Saturday, January 30, 2010

Charges withdrawn against 2 who Twittered police location

The Allegheny County District Attorney has dropped all charges against two New York men accused of posting locations of police officers on Twitter during the G-20 summit.

Elliot M. Madison and Michael T. Wallschlaeger, both of New York City, had charges pending before a district judge. Before that case came up, their attorney brought a motion to unseal police affidavits that backed a search warrant in their case. Today before Allegheny County Common Pleas Judge David R. Cashman the district attorney's office withdrew all charges against the men.

"The charges were ill-thought, ill-conceived and they never should have been filed to begin with," said Claudia Davidson, who represents both men.

Mike Manko, spokesman for the district attorney, said the office decided to withdraw charges after consulting with other law enforcement agencies.

He said, "After an extensive review of the facts and circumstances underlying those two arrests that took place on Sept. 24, 2009, there appears to be sufficient evidence to suggest that certain acts that occurred during the G-20 summit were not isolated incidents confined to Allegheny County but instead may have been related to more expansive activities that went beyond the Pittsburgh G-20 in both time and substance. That being the case, a determination was made that until further investigative activities by law enforcement agencies can be completed, it would be more prudent to have the current charges withdrawn rather than prosecuted at this time."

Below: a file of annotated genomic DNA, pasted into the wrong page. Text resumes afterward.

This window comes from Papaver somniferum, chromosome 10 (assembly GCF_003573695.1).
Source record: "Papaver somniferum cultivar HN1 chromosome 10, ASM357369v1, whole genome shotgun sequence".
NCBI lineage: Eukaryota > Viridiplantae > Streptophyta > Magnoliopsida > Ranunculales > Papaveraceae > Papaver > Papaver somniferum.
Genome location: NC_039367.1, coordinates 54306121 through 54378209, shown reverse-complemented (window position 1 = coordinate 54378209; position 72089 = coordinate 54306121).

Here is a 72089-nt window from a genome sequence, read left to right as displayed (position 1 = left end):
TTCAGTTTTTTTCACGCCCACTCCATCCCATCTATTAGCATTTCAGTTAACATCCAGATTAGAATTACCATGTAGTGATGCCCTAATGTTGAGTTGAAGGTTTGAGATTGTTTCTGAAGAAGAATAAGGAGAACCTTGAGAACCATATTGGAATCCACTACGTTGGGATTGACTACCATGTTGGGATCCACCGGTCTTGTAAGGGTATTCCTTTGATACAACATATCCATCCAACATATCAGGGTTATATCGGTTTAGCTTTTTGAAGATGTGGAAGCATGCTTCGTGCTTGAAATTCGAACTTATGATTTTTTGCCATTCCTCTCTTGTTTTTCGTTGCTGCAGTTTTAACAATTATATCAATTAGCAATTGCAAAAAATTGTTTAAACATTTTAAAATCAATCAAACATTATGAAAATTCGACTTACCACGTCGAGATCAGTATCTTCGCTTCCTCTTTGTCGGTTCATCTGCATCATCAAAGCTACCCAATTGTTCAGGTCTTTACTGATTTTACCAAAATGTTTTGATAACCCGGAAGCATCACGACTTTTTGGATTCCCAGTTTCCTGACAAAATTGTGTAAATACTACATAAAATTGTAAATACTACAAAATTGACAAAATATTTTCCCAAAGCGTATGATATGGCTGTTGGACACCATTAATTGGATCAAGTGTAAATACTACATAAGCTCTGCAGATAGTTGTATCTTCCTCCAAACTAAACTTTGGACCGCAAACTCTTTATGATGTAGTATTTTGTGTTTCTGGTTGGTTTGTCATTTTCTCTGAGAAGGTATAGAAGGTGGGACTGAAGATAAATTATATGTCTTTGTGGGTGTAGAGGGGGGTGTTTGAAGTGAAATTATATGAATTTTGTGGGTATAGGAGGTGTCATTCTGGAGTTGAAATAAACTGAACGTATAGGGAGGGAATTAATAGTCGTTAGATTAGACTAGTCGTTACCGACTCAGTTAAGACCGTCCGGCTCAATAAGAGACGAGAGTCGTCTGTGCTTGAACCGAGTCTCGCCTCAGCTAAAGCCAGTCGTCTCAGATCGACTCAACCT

According to a criminal complaint filed against Mr. Madison, Pennsylvania State Police served a search warrant on Room 238 of the Carefree Inn on Kisow Drive in Kennedy early in the afternoon of Sept. 24. It was the first day of the G-20 summit and also the day set for unsanctioned protests in Lawrenceville.

In the motel room, police discovered Mr. Madison and Michael Wallschlaeger sitting in front of personal computers listening to both police and EMS scanners.

They were using headphones, microphones and maps to alert protesters about the movements of law enforcement, the complaint said. They sent the information out via cell phones and Twitter.

The pair also face charges for their G-20 activities in federal court in New York after the FBI searched their home in Queens for 16 hours.

The New York Post reported that agents seized "computers, political writings, anarchist literature, gas masks and a pound of liquid mercury."

Their defense attorney on the federal case, Martin R. Stolar, obtained a temporary restraining order against the FBI in the Eastern District of New York.

Ms. Davidson, the Pittsburgh-based attorney, said her "read" on Mr. Manko's statement is that "there was another jurisdiction that didn't want the DA's office to show their hand here."

"That doesn't mean an investigation elsewhere is going to turn up any crimes. We maintain their actions were always lawful. Use of electronic equipment to exercise their first amendment rights by anyone is not unlawful," she said.

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